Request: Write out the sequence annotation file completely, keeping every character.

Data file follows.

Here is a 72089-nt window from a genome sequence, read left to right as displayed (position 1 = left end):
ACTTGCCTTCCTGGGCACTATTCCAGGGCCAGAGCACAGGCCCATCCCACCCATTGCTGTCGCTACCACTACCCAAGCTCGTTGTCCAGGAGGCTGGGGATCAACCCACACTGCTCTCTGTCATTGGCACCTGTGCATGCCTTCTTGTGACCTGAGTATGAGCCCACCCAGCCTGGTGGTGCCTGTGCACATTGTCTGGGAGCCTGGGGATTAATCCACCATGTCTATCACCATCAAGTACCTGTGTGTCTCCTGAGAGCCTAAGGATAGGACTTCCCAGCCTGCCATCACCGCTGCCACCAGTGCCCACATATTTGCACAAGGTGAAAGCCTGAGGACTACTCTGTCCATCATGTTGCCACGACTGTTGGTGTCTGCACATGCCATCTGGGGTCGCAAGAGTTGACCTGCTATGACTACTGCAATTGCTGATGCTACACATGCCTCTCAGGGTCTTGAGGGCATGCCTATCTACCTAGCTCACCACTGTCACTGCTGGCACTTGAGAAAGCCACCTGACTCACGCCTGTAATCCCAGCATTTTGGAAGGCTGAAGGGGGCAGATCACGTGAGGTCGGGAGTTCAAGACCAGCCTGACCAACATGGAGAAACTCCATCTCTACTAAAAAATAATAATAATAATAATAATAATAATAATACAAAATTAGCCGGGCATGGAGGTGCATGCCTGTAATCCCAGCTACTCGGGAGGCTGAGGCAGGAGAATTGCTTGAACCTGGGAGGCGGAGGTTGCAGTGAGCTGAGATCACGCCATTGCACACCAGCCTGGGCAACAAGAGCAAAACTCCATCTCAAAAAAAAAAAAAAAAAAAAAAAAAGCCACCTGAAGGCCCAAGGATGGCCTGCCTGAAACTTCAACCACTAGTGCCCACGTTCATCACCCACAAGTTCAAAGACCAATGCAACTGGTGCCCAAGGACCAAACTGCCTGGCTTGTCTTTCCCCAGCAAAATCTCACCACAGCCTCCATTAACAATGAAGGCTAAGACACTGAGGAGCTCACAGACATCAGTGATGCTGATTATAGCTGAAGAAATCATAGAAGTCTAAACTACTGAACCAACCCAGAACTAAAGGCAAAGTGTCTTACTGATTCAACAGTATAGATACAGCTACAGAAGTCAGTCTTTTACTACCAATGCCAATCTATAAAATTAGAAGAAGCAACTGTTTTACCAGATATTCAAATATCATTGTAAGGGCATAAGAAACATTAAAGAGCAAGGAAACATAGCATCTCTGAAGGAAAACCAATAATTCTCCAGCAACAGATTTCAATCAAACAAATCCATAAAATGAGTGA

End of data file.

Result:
Here is a 72089-nt window from a genome sequence, read left to right as displayed (position 1 = left end):
ACTTGCCTTCCTGGGCACTATTCCAGGGCCAGAGCACAGGCCCATCCCACCCATTGCTGTCGCTACCACTACCCAAGCTCGTTGTCCAGGAGGCTGGGGATCAACCCACACTGCTCTCTGTCATTGGCACCTGTGCATGCCTTCTTGTGACCTGAGTATGAGCCCACCCAGCCTGGTGGTGCCTGTGCACATTGTCTGGGAGCCTGGGGATTAATCCACCATGTCTATCACCATCAAGTACCTGTGTGTCTCCTGAGAGCCTAAGGATAGGACTTCCCAGCCTGCCATCACCGCTGCCACCAGTGCCCACATATTTGCACAAGGTGAAAGCCTGAGGACTACTCTGTCCATCATGTTGCCACGACTGTTGGTGTCTGCACATGCCATCTGGGGTCGCAAGAGTTGACCTGCTATGACTACTGCAATTGCTGATGCTACACATGCCTCTCAGGGTCTTGAGGGCATGCCTATCTACCTAGCTCACCACTGTCACTGCTGGCACTTGAGAAAGCCACCTGACTCACGCCTGTAATCCCAGCATTTTGGAAGGCTGAAGGGGGCAGATCACGTGAGGTCGGGAGTTCAAGACCAGCCTGACCAACATGGAGAAACTCCATCTCTACTAAAAAATAATAATAATAATAATAATAATAATAATACAAAATTAGCCGGGCATGGAGGTGCATGCCTGTAATCCCAGCTACTCGGGAGGCTGAGGCAGGAGAATTGCTTGAACCTGGGAGGCGGAGGTTGCAGTGAGCTGAGATCACGCCATTGCACACCAGCCTGGGCAACAAGAGCAAAACTCCATCTCAAAAAAAAAAAAAAAAAAAAAAAAAGCCACCTGAAGGCCCAAGGATGGCCTGCCTGAAACTTCAACCACTAGTGCCCACGTTCATCACCCACAAGTTCAAAGACCAATGCAACTGGTGCCCAAGGACCAAACTGCCTGGCTTGTCTTTCCCCAGCAAAATCTCACCACAGCCTCCATTAACAATGAAGGCTAAGACACTGAGGAGCTCACAGACATCAGTGATGCTGATTATAGCTGAAGAAATCATAGAAGTCTAAACTACTGAACCAACCCAGAACTAAAGGCAAAGTGTCTTACTGATTCAACAGTATAGATACAGCTACAGAAGTCAGTCTTTTACTACCAATGCCAATCTATAAAATTAGAAGAAGCAACTGTTTTACCAGATATTCAAATATCATTGTAAGGGCATAAGAAACATTAAAGAGCAAGGAAACATAGCATCTCTGAAGGAAAACCAATAATTCTCCAGCAACAGATTTCAATCAAACAAATCCATAAAATGAGTGA